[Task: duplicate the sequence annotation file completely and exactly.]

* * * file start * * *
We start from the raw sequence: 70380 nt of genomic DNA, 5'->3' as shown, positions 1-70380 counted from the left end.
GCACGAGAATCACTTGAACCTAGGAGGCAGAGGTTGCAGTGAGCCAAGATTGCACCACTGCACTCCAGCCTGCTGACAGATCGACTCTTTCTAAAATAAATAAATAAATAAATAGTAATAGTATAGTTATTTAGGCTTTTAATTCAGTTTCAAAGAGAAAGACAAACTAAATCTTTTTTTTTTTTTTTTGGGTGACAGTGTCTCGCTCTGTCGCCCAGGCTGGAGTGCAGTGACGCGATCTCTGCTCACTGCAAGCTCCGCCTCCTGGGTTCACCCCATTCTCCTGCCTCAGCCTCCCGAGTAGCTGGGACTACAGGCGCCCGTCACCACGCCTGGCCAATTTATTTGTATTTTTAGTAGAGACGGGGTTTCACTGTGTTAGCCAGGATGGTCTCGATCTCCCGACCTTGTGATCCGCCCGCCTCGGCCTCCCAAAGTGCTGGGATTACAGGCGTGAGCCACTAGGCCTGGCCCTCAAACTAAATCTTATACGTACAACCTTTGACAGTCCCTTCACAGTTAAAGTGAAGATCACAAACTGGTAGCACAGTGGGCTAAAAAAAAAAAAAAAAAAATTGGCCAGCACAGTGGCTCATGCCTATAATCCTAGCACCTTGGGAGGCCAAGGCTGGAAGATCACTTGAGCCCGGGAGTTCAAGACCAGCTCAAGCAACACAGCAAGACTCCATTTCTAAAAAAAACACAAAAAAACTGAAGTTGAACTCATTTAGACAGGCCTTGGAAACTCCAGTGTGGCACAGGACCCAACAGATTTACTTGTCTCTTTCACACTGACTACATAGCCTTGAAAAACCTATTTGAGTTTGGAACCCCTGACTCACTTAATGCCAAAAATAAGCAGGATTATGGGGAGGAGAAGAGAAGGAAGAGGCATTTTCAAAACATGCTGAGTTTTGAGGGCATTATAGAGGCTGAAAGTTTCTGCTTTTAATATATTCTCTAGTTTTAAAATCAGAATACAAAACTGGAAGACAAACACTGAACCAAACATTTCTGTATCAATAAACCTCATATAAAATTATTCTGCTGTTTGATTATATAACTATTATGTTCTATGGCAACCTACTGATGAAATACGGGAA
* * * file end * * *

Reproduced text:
We start from the raw sequence: 70380 nt of genomic DNA, 5'->3' as shown, positions 1-70380 counted from the left end.
GCACGAGAATCACTTGAACCTAGGAGGCAGAGGTTGCAGTGAGCCAAGATTGCACCACTGCACTCCAGCCTGCTGACAGATCGACTCTTTCTAAAATAAATAAATAAATAAATAGTAATAGTATAGTTATTTAGGCTTTTAATTCAGTTTCAAAGAGAAAGACAAACTAAATCTTTTTTTTTTTTTTTTGGGTGACAGTGTCTCGCTCTGTCGCCCAGGCTGGAGTGCAGTGACGCGATCTCTGCTCACTGCAAGCTCCGCCTCCTGGGTTCACCCCATTCTCCTGCCTCAGCCTCCCGAGTAGCTGGGACTACAGGCGCCCGTCACCACGCCTGGCCAATTTATTTGTATTTTTAGTAGAGACGGGGTTTCACTGTGTTAGCCAGGATGGTCTCGATCTCCCGACCTTGTGATCCGCCCGCCTCGGCCTCCCAAAGTGCTGGGATTACAGGCGTGAGCCACTAGGCCTGGCCCTCAAACTAAATCTTATACGTACAACCTTTGACAGTCCCTTCACAGTTAAAGTGAAGATCACAAACTGGTAGCACAGTGGGCTAAAAAAAAAAAAAAAAAAATTGGCCAGCACAGTGGCTCATGCCTATAATCCTAGCACCTTGGGAGGCCAAGGCTGGAAGATCACTTGAGCCCGGGAGTTCAAGACCAGCTCAAGCAACACAGCAAGACTCCATTTCTAAAAAAAACACAAAAAAACTGAAGTTGAACTCATTTAGACAGGCCTTGGAAACTCCAGTGTGGCACAGGACCCAACAGATTTACTTGTCTCTTTCACACTGACTACATAGCCTTGAAAAACCTATTTGAGTTTGGAACCCCTGACTCACTTAATGCCAAAAATAAGCAGGATTATGGGGAGGAGAAGAGAAGGAAGAGGCATTTTCAAAACATGCTGAGTTTTGAGGGCATTATAGAGGCTGAAAGTTTCTGCTTTTAATATATTCTCTAGTTTTAAAATCAGAATACAAAACTGGAAGACAAACACTGAACCAAACATTTCTGTATCAATAAACCTCATATAAAATTATTCTGCTGTTTGATTATATAACTATTATGTTCTATGGCAACCTACTGATGAAATACGGGAA